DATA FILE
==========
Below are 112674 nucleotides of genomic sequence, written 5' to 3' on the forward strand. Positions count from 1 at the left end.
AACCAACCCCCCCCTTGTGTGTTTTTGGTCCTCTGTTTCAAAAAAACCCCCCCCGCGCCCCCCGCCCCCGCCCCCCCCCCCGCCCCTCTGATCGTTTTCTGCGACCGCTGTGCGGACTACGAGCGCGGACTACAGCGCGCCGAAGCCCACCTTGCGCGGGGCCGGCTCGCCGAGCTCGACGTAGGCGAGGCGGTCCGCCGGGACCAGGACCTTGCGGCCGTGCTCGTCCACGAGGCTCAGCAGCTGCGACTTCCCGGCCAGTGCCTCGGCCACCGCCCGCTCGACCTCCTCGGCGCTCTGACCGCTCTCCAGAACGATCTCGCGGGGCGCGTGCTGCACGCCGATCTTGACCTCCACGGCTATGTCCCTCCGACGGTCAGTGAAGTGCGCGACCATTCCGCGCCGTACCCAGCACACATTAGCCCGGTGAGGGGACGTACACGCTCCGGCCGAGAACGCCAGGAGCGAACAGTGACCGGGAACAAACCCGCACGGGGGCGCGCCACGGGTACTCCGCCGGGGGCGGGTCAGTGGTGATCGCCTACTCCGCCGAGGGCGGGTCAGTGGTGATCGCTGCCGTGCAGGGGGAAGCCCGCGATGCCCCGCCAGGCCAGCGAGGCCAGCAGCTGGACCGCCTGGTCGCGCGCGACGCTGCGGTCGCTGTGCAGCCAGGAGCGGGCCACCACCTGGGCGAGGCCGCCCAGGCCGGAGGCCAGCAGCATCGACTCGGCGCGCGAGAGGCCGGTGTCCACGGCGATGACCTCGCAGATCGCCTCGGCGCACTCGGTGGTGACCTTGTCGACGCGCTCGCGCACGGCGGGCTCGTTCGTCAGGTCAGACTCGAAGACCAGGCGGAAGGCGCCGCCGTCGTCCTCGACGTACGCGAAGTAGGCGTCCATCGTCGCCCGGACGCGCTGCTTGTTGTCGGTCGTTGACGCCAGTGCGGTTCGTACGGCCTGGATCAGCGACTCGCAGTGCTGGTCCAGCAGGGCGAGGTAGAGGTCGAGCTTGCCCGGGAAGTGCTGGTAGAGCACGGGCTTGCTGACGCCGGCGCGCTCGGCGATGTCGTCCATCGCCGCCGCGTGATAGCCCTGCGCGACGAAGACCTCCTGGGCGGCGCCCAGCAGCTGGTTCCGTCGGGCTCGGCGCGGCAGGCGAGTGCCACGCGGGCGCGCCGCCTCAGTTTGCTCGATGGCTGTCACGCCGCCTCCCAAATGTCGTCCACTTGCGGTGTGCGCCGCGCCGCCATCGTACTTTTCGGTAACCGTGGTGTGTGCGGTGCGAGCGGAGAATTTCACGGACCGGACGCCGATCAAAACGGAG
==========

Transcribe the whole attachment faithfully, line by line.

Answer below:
Below are 112674 nucleotides of genomic sequence, written 5' to 3' on the forward strand. Positions count from 1 at the left end.
AACCAACCCCCCCCTTGTGTGTTTTTGGTCCTCTGTTTCAAAAAAACCCCCCCCGCGCCCCCCGCCCCCGCCCCCCCCCCCGCCCCTCTGATCGTTTTCTGCGACCGCTGTGCGGACTACGAGCGCGGACTACAGCGCGCCGAAGCCCACCTTGCGCGGGGCCGGCTCGCCGAGCTCGACGTAGGCGAGGCGGTCCGCCGGGACCAGGACCTTGCGGCCGTGCTCGTCCACGAGGCTCAGCAGCTGCGACTTCCCGGCCAGTGCCTCGGCCACCGCCCGCTCGACCTCCTCGGCGCTCTGACCGCTCTCCAGAACGATCTCGCGGGGCGCGTGCTGCACGCCGATCTTGACCTCCACGGCTATGTCCCTCCGACGGTCAGTGAAGTGCGCGACCATTCCGCGCCGTACCCAGCACACATTAGCCCGGTGAGGGGACGTACACGCTCCGGCCGAGAACGCCAGGAGCGAACAGTGACCGGGAACAAACCCGCACGGGGGCGCGCCACGGGTACTCCGCCGGGGGCGGGTCAGTGGTGATCGCCTACTCCGCCGAGGGCGGGTCAGTGGTGATCGCTGCCGTGCAGGGGGAAGCCCGCGATGCCCCGCCAGGCCAGCGAGGCCAGCAGCTGGACCGCCTGGTCGCGCGCGACGCTGCGGTCGCTGTGCAGCCAGGAGCGGGCCACCACCTGGGCGAGGCCGCCCAGGCCGGAGGCCAGCAGCATCGACTCGGCGCGCGAGAGGCCGGTGTCCACGGCGATGACCTCGCAGATCGCCTCGGCGCACTCGGTGGTGACCTTGTCGACGCGCTCGCGCACGGCGGGCTCGTTCGTCAGGTCAGACTCGAAGACCAGGCGGAAGGCGCCGCCGTCGTCCTCGACGTACGCGAAGTAGGCGTCCATCGTCGCCCGGACGCGCTGCTTGTTGTCGGTCGTTGACGCCAGTGCGGTTCGTACGGCCTGGATCAGCGACTCGCAGTGCTGGTCCAGCAGGGCGAGGTAGAGGTCGAGCTTGCCCGGGAAGTGCTGGTAGAGCACGGGCTTGCTGACGCCGGCGCGCTCGGCGATGTCGTCCATCGCCGCCGCGTGATAGCCCTGCGCGACGAAGACCTCCTGGGCGGCGCCCAGCAGCTGGTTCCGTCGGGCTCGGCGCGGCAGGCGAGTGCCACGCGGGCGCGCCGCCTCAGTTTGCTCGATGGCTGTCACGCCGCCTCCCAAATGTCGTCCACTTGCGGTGTGCGCCGCGCCGCCATCGTACTTTTCGGTAACCGTGGTGTGTGCGGTGCGAGCGGAGAATTTCACGGACCGGACGCCGATCAAAACGGAG